Why the Billy Mitchell Case Still Matters: Some Notes on the First Amendment, International Law, Civil Rights, and a Pioneer of Military
Jonathan L. Entin
Case Western Reserve University - School of Law
Journal of Air Law and Commerce, Vol. 70, p. 577, 2005
Case Legal Studies Research Paper No. 06-11
Last fall marked the eightieth anniversary of the Billy Mitchell court-martial. This article focuses on two legal issues that have received little attention in the many works dealing with the legendary pioneer of air warfare. First, it examines in detail Mitchell's half-hearted First Amendment defense at his trial, explaining that a vigorous free speech defense would have undermined his larger goal of using the proceedings as a forum to appeal for public support of his ideas and also that such a defense almost certainly would have failed on the merits not only at the time but also today. Second, it shows that some of Mitchell's central ideas rested in uneasy tension with international law because he advocated almost indiscriminate bombing of both military and civilian targets for the purpose of intimidating the general population of enemy nations. I conclude by explaining Mitchell's involvement, as prosecution witness and propagandist for white supremacy, in a racially charged murder case in which Charles Hamilton Houston, the mentor of Justice Thurgood Marshall, served as defense counsel at the request of the NAACP.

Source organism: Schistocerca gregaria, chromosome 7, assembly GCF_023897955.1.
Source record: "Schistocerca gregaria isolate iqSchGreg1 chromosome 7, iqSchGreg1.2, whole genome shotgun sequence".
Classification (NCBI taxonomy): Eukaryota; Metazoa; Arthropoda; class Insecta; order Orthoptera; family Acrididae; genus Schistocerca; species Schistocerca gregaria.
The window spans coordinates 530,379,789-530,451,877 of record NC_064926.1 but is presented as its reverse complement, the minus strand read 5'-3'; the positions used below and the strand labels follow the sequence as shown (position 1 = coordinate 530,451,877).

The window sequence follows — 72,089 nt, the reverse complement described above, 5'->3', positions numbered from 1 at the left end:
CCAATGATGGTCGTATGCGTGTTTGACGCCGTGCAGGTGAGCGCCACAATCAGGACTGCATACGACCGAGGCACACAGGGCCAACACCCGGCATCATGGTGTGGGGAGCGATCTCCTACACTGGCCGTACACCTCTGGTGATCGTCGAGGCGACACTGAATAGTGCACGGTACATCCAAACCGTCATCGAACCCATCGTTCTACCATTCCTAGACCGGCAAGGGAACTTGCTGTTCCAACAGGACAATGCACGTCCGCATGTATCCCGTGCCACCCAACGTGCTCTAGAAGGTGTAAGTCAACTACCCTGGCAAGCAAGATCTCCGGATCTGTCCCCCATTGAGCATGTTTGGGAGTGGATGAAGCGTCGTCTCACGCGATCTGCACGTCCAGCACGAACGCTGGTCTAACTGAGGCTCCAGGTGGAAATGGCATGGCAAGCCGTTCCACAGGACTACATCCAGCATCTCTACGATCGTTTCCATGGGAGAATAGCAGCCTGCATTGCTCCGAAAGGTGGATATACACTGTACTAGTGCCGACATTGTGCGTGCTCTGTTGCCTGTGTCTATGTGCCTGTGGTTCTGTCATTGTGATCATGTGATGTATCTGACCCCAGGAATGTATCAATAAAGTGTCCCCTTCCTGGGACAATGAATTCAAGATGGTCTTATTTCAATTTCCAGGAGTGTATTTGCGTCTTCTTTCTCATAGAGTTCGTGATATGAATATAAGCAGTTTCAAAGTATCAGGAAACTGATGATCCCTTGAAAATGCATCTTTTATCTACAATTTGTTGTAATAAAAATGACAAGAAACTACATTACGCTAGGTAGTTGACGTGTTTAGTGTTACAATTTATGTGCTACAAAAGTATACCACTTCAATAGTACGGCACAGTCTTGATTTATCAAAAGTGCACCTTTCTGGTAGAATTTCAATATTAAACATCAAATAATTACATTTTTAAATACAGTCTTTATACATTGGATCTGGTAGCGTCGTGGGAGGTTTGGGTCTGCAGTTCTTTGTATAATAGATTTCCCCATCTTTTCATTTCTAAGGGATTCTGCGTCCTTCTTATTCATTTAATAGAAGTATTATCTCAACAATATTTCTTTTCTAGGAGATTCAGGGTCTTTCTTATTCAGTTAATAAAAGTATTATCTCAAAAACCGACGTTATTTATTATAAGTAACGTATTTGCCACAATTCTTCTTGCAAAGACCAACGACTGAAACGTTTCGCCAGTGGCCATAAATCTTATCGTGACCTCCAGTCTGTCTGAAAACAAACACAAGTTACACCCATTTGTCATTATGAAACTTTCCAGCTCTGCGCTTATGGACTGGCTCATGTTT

Number of Pages in PDF File: 42
Keywords: First Amendment, nternational Law, Civil Rights, Legal History
JEL Classification: K10, K33Accepted Paper Series
Date posted: May 24, 2006
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